• Civano, F.; Marchesi, S.; Comastri, A.; Urry, M. C.; Elvis, M.; Cappelluti, N.; Puccetti, S.; Brusa, M.; Zamorani, G.; Hasinger, G.; Aldcroft, T.; Alexander, D. M.; Allevato, V.; Brunner, H.; Capak, P.; Finoguenov, A.; Fiore, F.; Fruscione, A.; Gilli, R.; Glotfelty, K.; Griffiths, R. E.; Hao, H.; Harrison, F. A.; Jahnke, K.; Kartaltepe, J.; Karim, A.; LaMassa, S. M.; Lanzuisi, G.; Miyaji, T.; Ranalli, P.; Salvato, M.; Sargent, M.; Scoville, N. J.; Schawinski, K.; Schinnerer, E.; Silverman, J.; Smolcic, V.; Stern, D.; Toft, S.; Trakhenbrot, B.; Treister, E.; Vignali, C. (2016)
    The COSMOS-Legacy survey is a 4.6 Ms Chandra program that has imaged 2.2 deg(2) of the COSMOS field with an effective exposure of similar or equal to 160 ks over the central 1.5 deg(2) and of similar or equal to 80 ks in the remaining area. The survey is the combination of 56 new observations obtained as an X-ray Visionary Project with the previous C-COSMOS survey. We describe the reduction and analysis of the new observations and the properties of 2273 point sources detected above a spurious probability of 2 x 10(-5). We also present the updated properties of the C-COSMOS sources detected in the new data. The whole survey includes 4016 point sources (3814, 2920 and 2440 in the full, soft, and hard band). The limiting depths are 2.2 x 10(-16), 1.5 x 10(-15), and 8.9 x 10(-16) erg cm(-2) s(-1)in the 0.5-2, 2-10, and 0.5-10 keV bands, respectively. The observed fraction of obscured active galactic nuclei with a column density >10(22) cm(-2) from the hardness ratio (HR) is similar to 50(-16)(+17)%. Given the large sample we compute source number counts in the hard and soft bands, significantly reducing the uncertainties of 5%-10%. For the first time we compute number counts for obscured (HR > -0.2) and unobscured (HR <-0.2) sources and find significant differences between the two populations in the soft band. Due to the unprecedent large exposure, COSMOS-Legacy area is three times larger than surveys at similar depths and its depth is three times fainter than surveys covering similar areas. The area-flux region occupied by COSMOS-Legacy is likely to remain unsurpassed for years to come.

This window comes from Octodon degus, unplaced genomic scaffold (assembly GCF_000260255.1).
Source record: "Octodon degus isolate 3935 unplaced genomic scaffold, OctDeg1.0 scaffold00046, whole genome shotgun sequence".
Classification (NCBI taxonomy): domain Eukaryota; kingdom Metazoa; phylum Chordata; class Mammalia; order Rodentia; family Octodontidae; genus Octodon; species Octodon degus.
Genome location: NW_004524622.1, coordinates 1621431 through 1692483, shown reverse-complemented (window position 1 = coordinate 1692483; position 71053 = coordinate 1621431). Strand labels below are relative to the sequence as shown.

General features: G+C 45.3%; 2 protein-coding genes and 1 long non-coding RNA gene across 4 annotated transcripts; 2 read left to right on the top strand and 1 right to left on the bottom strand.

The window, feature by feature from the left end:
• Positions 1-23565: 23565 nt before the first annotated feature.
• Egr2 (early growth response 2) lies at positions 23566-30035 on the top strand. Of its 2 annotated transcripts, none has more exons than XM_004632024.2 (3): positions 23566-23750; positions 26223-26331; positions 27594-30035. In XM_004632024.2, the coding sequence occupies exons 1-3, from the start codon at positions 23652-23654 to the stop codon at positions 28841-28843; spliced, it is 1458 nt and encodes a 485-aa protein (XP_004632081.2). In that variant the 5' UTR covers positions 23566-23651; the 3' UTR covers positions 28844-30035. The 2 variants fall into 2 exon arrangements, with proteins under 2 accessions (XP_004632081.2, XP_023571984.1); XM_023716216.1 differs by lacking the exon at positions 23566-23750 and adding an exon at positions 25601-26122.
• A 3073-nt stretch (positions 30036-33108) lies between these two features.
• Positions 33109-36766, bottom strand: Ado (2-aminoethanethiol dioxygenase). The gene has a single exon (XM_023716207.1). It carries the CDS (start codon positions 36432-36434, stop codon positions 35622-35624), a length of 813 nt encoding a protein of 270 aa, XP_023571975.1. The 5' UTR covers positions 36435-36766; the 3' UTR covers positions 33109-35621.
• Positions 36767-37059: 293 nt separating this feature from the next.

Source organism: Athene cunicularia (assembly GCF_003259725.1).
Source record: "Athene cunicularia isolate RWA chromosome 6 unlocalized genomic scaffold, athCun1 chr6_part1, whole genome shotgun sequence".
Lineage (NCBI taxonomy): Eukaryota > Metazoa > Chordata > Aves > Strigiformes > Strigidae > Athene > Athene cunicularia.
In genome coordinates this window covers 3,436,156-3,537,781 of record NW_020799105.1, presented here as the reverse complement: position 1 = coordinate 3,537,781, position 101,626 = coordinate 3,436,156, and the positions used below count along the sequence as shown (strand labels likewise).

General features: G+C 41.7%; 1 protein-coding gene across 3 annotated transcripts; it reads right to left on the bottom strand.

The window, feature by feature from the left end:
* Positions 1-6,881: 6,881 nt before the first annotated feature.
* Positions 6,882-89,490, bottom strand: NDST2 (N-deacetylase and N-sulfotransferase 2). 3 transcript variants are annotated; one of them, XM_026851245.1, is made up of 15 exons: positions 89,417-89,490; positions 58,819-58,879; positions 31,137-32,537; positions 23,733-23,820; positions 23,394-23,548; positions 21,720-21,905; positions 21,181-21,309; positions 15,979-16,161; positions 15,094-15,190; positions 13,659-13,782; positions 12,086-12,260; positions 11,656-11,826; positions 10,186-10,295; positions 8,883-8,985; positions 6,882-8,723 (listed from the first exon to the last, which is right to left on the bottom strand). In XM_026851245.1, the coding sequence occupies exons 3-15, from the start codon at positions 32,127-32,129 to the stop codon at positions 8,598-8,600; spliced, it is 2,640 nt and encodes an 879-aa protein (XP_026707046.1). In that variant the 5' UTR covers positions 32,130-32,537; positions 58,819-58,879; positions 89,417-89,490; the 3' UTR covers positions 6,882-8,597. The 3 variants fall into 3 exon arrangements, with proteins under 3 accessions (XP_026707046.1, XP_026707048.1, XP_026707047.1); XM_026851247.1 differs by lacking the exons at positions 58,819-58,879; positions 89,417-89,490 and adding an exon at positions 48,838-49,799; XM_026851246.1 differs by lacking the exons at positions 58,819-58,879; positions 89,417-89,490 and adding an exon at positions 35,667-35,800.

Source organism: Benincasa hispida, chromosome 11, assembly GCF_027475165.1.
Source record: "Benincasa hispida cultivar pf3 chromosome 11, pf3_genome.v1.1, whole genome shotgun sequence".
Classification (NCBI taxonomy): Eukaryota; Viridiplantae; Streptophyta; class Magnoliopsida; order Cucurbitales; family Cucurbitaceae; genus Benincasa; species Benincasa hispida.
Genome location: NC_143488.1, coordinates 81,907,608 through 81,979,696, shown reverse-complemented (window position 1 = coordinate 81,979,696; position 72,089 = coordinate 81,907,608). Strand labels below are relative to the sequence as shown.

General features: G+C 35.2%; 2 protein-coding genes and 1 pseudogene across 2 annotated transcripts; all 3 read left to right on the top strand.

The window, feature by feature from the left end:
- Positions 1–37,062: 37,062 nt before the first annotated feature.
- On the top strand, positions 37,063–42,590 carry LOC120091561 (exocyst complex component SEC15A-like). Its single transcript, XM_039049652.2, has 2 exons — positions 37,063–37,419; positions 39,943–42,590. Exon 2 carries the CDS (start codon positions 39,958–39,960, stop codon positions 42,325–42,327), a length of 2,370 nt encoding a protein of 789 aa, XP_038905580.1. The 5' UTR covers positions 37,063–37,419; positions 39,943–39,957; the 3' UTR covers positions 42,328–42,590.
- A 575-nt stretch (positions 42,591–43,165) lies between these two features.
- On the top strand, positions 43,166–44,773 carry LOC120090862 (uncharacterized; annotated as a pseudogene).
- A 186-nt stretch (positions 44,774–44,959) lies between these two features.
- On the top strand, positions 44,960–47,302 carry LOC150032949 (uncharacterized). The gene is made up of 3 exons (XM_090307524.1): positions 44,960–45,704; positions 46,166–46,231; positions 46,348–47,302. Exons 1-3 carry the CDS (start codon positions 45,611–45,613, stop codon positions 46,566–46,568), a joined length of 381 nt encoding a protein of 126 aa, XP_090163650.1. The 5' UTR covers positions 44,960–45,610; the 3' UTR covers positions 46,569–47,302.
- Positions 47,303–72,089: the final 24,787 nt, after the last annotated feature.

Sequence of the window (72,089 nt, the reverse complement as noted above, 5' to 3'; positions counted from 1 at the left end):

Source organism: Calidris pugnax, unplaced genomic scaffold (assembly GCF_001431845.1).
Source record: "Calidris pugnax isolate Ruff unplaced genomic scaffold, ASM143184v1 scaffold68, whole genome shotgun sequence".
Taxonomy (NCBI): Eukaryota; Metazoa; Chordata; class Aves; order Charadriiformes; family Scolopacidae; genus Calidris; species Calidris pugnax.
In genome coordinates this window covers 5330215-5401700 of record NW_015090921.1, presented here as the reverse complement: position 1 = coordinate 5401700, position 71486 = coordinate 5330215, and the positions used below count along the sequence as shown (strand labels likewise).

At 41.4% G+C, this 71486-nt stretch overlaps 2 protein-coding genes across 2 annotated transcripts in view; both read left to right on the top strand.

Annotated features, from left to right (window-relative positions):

• Pasini, T.; Brueggen, M.; de Gasperin, F.; Birzan, L.; O'Sullivan, E.; Finoguenov, A.; Jarvis, M.; Gitti, M.; Brighenti, F.; Whittam, I. H.; Collier, J. D.; Heywood, Paolo; Gozaliasl, G. (2020)